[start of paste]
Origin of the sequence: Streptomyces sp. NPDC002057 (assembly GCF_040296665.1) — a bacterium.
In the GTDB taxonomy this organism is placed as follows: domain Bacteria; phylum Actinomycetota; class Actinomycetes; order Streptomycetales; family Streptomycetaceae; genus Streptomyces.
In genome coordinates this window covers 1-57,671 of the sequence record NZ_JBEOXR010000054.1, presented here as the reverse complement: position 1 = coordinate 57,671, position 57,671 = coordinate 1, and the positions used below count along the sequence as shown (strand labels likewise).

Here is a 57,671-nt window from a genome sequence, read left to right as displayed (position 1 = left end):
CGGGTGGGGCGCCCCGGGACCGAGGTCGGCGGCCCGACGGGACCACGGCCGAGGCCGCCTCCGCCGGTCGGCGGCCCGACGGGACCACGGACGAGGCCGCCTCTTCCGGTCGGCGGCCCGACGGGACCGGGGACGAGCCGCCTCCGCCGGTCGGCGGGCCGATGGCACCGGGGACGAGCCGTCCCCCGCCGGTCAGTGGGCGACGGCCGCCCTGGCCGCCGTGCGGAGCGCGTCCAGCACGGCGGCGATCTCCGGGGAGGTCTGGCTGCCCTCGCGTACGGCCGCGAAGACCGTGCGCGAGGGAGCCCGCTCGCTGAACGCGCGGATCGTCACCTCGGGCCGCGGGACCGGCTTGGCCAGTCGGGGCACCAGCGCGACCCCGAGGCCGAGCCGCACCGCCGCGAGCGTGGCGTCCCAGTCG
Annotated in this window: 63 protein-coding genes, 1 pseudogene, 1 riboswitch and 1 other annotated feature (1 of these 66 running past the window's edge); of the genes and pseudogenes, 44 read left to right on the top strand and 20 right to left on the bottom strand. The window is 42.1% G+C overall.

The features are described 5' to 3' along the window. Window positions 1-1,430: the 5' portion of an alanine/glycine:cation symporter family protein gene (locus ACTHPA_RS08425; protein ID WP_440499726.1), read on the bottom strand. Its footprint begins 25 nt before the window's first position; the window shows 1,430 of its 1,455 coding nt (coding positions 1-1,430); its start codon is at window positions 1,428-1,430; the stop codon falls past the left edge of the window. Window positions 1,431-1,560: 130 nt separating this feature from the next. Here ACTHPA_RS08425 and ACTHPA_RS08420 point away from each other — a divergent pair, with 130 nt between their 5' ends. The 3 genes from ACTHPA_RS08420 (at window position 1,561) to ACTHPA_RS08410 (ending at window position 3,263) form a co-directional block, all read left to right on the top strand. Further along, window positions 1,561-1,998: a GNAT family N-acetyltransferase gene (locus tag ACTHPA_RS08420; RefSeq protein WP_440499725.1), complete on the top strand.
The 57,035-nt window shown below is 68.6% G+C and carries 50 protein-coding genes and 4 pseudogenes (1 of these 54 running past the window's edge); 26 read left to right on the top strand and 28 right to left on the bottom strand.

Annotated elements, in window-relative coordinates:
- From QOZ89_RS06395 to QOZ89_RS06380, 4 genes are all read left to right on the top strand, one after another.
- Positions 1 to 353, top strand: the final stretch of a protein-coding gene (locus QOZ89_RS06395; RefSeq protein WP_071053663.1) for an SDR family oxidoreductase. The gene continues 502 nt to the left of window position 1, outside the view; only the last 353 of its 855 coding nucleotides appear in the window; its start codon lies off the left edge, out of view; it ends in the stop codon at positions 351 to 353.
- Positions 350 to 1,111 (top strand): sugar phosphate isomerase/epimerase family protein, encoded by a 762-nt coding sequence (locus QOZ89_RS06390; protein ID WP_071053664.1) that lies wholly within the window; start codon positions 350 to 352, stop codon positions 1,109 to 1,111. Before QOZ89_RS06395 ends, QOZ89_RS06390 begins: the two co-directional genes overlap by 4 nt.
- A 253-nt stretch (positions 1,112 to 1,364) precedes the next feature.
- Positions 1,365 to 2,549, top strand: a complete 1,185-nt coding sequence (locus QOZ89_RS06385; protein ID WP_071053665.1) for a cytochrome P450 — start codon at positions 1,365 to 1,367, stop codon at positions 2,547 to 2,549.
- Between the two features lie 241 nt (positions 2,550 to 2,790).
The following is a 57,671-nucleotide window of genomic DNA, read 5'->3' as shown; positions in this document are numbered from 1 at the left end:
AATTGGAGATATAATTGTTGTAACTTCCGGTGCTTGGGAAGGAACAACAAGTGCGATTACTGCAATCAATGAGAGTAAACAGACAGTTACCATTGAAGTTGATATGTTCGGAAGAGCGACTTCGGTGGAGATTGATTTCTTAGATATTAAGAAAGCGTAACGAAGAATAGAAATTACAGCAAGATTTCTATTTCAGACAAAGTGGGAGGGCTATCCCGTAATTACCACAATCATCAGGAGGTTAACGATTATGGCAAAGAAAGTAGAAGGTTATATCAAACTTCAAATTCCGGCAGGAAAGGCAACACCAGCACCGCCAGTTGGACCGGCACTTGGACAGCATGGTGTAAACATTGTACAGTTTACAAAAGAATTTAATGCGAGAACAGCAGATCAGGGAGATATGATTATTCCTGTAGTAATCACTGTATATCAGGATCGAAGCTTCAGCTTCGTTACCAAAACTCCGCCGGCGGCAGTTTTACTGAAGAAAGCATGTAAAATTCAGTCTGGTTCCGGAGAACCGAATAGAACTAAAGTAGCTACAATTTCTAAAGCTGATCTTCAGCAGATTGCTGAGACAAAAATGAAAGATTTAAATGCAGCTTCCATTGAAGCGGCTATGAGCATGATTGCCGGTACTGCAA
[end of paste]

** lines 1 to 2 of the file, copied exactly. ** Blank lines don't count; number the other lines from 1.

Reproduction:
Origin of the sequence: Streptomyces sp. NPDC002057 (assembly GCF_040296665.1) — a bacterium.
In the GTDB taxonomy this organism is placed as follows: domain Bacteria; phylum Actinomycetota; class Actinomycetes; order Streptomycetales; family Streptomycetaceae; genus Streptomyces.